History of Warren County, Chapter 42




THIS township, the organization of which was effected on the 3d of May, 1830 (although formed as "Number Seven" and attached to Kinzua March 8, 1821), is situated in the northeastern part of Warren county, and is bounded north by Cattaraugus county, in the State of New York, east by Allegheny River, separating Elk from Corydon, south by Glade, and west by a part of Glade and Pine Grove. In extent it is one of the largest townships in the county, though for obvious reasons it is not so thickly inhabited as many of the more favorably situated and naturally wealthy towns. In general appearance it is rough, mountainous, and very rocky. Huge boulders scattered over the surface of the township present, superficially at least, the appearance of having been set in their beds by the convulsion of some prehistoric upheaval, earthquake, or "tempest, dropping fire." On the Warren and Olean road, about one and a half miles north of Peter Smith’s residence, there are several rocks of such immense proportions as to be worthy of special mention. This road was changed by Mr. Cobham to conform to the demands of these silent but immovable sentinels. Two of the rocks are about 100 feet in length and rear their rough shoulders some fifteen or twenty feet above ground. The earth about them is of a beautiful white sand. The roadway here is always dry and smooth. Here are also two cavities shaped like wells, one of which is about five feet in diameter at the mouth, and some twelve feet in depth, after which it diminishes in diameter, though still extending into the bowels of the earth. A pole twenty-five feet in length cannot be made to reach the bottom of this aperture. Near this is another cavity so small as not to admit the body of a man, which is still unfathomable with any pole. A stone dropped in either of these holes may be heard tumbling along its dark descent for a number of seconds.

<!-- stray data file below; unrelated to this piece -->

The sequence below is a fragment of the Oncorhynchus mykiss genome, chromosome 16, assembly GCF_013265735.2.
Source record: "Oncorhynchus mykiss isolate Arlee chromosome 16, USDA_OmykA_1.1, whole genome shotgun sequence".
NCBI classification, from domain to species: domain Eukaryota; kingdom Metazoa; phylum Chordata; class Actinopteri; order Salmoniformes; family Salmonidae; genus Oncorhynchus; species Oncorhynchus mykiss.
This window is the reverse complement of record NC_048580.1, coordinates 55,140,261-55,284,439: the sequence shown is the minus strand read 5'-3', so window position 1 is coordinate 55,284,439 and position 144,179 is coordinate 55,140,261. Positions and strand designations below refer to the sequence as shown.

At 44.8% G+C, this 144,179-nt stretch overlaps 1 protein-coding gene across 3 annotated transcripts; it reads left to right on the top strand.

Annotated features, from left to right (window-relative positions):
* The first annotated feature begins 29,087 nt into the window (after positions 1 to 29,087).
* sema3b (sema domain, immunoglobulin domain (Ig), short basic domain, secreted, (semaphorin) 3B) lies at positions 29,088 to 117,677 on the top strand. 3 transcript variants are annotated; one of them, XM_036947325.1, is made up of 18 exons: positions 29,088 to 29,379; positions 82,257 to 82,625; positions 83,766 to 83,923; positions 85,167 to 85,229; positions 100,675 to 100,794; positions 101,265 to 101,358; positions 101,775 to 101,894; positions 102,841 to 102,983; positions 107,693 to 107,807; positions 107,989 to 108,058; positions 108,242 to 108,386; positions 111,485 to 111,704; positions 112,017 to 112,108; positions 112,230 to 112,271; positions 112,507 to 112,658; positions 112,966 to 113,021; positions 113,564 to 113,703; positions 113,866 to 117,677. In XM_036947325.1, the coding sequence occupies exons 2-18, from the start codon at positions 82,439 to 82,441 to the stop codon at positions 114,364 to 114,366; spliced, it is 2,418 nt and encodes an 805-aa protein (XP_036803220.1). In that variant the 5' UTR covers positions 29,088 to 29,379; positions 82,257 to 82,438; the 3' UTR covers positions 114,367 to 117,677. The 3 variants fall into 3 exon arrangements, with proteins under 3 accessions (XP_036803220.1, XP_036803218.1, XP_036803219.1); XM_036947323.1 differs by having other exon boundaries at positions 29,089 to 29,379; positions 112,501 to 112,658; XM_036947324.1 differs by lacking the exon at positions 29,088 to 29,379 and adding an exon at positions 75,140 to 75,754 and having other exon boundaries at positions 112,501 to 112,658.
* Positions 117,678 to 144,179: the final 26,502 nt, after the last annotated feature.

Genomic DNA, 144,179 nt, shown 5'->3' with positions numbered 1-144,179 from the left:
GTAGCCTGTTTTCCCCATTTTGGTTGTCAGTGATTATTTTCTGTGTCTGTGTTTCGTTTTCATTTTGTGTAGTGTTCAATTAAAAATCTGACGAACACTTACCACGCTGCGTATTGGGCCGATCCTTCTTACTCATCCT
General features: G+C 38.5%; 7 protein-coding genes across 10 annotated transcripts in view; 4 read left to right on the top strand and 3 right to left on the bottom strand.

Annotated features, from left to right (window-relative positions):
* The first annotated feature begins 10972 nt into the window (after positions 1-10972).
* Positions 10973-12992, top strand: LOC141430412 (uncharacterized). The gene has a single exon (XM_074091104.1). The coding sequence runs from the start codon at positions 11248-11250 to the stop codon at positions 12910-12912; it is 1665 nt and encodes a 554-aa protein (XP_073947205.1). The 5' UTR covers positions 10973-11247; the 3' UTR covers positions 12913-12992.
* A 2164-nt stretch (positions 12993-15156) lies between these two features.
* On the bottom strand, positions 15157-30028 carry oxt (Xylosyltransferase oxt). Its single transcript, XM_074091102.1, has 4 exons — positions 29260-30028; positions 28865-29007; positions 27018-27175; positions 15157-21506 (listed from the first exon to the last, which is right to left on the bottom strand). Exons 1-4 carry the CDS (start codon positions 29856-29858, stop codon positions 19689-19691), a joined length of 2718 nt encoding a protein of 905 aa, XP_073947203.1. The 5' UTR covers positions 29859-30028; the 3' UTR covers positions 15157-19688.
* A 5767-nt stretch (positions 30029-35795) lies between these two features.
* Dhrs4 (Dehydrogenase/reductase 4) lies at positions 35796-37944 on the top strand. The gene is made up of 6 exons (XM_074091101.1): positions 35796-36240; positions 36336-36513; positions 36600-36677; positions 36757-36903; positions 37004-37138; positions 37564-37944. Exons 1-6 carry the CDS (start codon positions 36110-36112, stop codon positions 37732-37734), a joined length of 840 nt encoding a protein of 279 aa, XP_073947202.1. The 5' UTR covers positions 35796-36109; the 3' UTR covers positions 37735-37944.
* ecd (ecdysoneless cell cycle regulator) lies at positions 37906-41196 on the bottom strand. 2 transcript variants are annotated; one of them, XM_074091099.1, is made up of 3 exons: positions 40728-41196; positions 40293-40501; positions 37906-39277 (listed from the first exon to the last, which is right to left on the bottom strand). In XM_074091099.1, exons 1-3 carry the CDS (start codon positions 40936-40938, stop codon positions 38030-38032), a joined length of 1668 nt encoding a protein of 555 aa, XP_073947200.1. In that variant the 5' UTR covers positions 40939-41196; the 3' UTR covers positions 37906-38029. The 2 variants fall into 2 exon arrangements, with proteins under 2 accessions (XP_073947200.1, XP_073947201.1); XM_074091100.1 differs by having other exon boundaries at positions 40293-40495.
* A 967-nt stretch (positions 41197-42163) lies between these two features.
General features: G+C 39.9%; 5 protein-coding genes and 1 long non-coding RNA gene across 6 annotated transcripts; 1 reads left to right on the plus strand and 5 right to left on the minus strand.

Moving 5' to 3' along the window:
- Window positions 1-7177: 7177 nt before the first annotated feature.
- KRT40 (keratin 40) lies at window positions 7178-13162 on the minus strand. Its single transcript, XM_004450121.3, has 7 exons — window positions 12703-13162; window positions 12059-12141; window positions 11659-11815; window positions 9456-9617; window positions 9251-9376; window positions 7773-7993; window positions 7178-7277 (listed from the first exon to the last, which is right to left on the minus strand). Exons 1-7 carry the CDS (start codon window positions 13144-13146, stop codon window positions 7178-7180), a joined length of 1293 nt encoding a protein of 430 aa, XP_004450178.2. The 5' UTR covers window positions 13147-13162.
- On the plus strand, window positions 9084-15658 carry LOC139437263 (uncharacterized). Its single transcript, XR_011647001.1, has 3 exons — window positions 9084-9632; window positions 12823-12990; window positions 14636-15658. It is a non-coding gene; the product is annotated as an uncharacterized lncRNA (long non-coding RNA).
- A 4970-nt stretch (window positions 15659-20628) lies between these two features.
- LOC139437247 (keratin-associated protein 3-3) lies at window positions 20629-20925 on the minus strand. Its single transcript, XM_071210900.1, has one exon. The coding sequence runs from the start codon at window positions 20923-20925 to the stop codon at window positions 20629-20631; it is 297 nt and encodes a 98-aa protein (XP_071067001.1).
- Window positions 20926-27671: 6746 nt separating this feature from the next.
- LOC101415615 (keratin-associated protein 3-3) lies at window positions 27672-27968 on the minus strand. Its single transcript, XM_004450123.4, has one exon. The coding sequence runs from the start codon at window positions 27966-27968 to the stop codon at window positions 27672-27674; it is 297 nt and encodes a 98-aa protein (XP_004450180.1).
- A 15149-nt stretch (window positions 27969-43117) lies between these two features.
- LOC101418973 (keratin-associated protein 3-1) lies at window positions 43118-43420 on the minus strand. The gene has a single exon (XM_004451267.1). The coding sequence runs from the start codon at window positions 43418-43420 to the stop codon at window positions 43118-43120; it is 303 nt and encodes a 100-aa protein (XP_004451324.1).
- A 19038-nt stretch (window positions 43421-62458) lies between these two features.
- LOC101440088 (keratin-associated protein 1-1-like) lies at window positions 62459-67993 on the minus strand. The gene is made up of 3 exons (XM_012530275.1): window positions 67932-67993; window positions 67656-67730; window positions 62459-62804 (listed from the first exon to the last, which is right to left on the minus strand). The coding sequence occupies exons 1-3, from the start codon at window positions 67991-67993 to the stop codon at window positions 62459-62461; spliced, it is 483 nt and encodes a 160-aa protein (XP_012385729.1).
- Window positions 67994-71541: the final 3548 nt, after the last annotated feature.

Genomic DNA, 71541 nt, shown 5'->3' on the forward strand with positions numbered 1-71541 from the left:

The soil of Elk varies from a light sand to all kinds of clay and black loam, and is well adapted for the cultivation of nearly all the crops raised in the north - wheat, oats, potatoes, onions, grass, clover, fruit, and all the garden vegetables. It requires a good deal of manure, however. The writer has used plaster largely for this purpose, and finds it very effective, though he needs at least five bushels to the acre, rather than half a bushel, as a few theorists are accustomed to recommend. The principal business of the town is agricultural. The inhabitants, a stranger would think from their polyglot speech, are contributions from many nations, English, Irish, Dutch, German, Swedish, Danish, and Yankee. The lumber trade, at one time thrifty, has now dwindled, and is really unprofitable. The fact is that the timber has all been cut away except small tracts of hemlock and oak, and indeed, the latter is nearly all gone now, owing to the heavy demand for it in the manufacture of railroad ties. There are now about four tie mills in town, which consume all the oak timber, and do not realize very heavy profits. The dairying interest here is in its infancy, the land not having yet been sufficiently cleared for grazing large numbers of cattle. The facilities will undoubtedly be good in a few years.

No oil has been discovered within the present boundaries of. Elk, though many profitable wells have been drilled in that part of the original township which now forms a part of Glade township.

Coal Bed. - The Quaker Hill coal mine was discovered about 1834 by one Pond Curtis, who made the discovery while he was digging a well on the west side of the little ridge, about where the opening of Silas Dinsmoor’s mine now is. I do not remember how long Curtis operated the mine, but I have been informed that the coal was used for fuel in the house into which my father moved about 1839 previous to the time of his removal. At the date of my earliest recollection of the mine it was worked by a Mr. Thomas. This was about 1843. William Jones operated the mine next after Thomas. My brother, David Dinsmoor, moved to the mine in the fall of 1847, according to my best recollection. With the exception of about two years, 1854 - 55, he continued to operate the mine until his death in 1881, when his son, the present owner, Silas Dinsmoor, succeeded to the ownership and operation of it.